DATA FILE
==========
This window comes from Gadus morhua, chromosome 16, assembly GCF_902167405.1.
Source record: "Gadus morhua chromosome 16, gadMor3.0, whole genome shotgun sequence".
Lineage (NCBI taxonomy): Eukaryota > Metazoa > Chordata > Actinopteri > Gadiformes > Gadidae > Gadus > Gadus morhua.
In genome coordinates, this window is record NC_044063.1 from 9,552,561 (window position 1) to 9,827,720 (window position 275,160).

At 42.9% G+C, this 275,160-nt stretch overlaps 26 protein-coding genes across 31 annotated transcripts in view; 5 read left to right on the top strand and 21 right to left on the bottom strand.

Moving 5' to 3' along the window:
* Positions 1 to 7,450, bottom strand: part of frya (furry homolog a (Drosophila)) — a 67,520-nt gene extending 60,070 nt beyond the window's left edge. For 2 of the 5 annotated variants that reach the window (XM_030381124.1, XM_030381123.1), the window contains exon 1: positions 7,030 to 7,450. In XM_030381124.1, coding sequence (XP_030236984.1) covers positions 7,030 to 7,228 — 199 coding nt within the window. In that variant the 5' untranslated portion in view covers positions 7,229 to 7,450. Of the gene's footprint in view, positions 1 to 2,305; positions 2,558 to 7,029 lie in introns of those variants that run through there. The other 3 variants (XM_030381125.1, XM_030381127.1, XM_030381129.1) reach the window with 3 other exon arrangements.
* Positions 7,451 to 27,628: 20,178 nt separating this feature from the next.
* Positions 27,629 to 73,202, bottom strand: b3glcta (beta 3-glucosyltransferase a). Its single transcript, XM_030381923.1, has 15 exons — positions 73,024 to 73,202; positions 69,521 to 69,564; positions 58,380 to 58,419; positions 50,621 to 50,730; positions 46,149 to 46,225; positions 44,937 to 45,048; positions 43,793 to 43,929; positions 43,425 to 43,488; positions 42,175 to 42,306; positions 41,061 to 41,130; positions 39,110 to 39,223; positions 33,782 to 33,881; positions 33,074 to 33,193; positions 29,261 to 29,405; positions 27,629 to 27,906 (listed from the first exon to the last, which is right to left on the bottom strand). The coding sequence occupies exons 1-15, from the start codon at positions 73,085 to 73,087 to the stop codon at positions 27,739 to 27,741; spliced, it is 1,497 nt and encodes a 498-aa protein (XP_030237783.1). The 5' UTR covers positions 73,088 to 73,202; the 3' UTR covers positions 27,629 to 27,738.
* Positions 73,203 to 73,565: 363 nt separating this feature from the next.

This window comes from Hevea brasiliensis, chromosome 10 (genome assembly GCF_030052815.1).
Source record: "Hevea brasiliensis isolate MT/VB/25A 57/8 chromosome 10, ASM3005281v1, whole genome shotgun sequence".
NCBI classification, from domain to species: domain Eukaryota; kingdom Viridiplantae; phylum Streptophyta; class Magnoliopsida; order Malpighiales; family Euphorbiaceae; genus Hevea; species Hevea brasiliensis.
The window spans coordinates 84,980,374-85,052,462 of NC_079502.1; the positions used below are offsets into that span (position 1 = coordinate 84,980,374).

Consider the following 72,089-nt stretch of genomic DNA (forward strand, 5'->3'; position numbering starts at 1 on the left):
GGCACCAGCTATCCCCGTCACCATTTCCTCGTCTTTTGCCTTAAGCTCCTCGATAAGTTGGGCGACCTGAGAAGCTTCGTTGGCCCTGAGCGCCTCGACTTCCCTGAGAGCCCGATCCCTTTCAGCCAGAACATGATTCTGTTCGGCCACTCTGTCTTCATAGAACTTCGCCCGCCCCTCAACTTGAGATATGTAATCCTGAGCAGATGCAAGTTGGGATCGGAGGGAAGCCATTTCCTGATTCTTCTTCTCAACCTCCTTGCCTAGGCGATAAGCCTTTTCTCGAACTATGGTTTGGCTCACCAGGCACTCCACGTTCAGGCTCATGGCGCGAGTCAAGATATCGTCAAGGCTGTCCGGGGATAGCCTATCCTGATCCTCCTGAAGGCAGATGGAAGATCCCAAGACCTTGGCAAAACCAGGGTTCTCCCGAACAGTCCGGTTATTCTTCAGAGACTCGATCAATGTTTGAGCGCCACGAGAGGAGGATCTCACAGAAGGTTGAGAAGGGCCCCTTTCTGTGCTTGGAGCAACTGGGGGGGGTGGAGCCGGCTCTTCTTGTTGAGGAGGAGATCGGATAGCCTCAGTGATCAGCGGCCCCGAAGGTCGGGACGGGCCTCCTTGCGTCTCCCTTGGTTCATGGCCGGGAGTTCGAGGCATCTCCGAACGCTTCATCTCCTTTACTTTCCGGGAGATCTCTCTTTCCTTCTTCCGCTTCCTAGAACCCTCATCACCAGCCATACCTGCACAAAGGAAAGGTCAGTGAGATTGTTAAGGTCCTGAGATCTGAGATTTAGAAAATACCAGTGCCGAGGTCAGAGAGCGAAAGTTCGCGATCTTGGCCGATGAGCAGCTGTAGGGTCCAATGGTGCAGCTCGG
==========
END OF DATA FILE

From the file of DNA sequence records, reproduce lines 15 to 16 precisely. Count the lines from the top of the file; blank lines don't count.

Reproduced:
Consider the following 72,089-nt stretch of genomic DNA (forward strand, 5'->3'; position numbering starts at 1 on the left):
GGCACCAGCTATCCCCGTCACCATTTCCTCGTCTTTTGCCTTAAGCTCCTCGATAAGTTGGGCGACCTGAGAAGCTTCGTTGGCCCTGAGCGCCTCGACTTCCCTGAGAGCCCGATCCCTTTCAGCCAGAACATGATTCTGTTCGGCCACTCTGTCTTCATAGAACTTCGCCCGCCCCTCAACTTGAGATATGTAATCCTGAGCAGATGCAAGTTGGGATCGGAGGGAAGCCATTTCCTGATTCTTCTTCTCAACCTCCTTGCCTAGGCGATAAGCCTTTTCTCGAACTATGGTTTGGCTCACCAGGCACTCCACGTTCAGGCTCATGGCGCGAGTCAAGATATCGTCAAGGCTGTCCGGGGATAGCCTATCCTGATCCTCCTGAAGGCAGATGGAAGATCCCAAGACCTTGGCAAAACCAGGGTTCTCCCGAACAGTCCGGTTATTCTTCAGAGACTCGATCAATGTTTGAGCGCCACGAGAGGAGGATCTCACAGAAGGTTGAGAAGGGCCCCTTTCTGTGCTTGGAGCAACTGGGGGGGGTGGAGCCGGCTCTTCTTGTTGAGGAGGAGATCGGATAGCCTCAGTGATCAGCGGCCCCGAAGGTCGGGACGGGCCTCCTTGCGTCTCCCTTGGTTCATGGCCGGGAGTTCGAGGCATCTCCGAACGCTTCATCTCCTTTACTTTCCGGGAGATCTCTCTTTCCTTCTTCCGCTTCCTAGAACCCTCATCACCAGCCATACCTGCACAAAGGAAAGGTCAGTGAGATTGTTAAGGTCCTGAGATCTGAGATTTAGAAAATACCAGTGCCGAGGTCAGAGAGCGAAAGTTCGCGATCTTGGCCGATGAGCAGCTGTAGGGTCCAATGGTGCAGCTCGG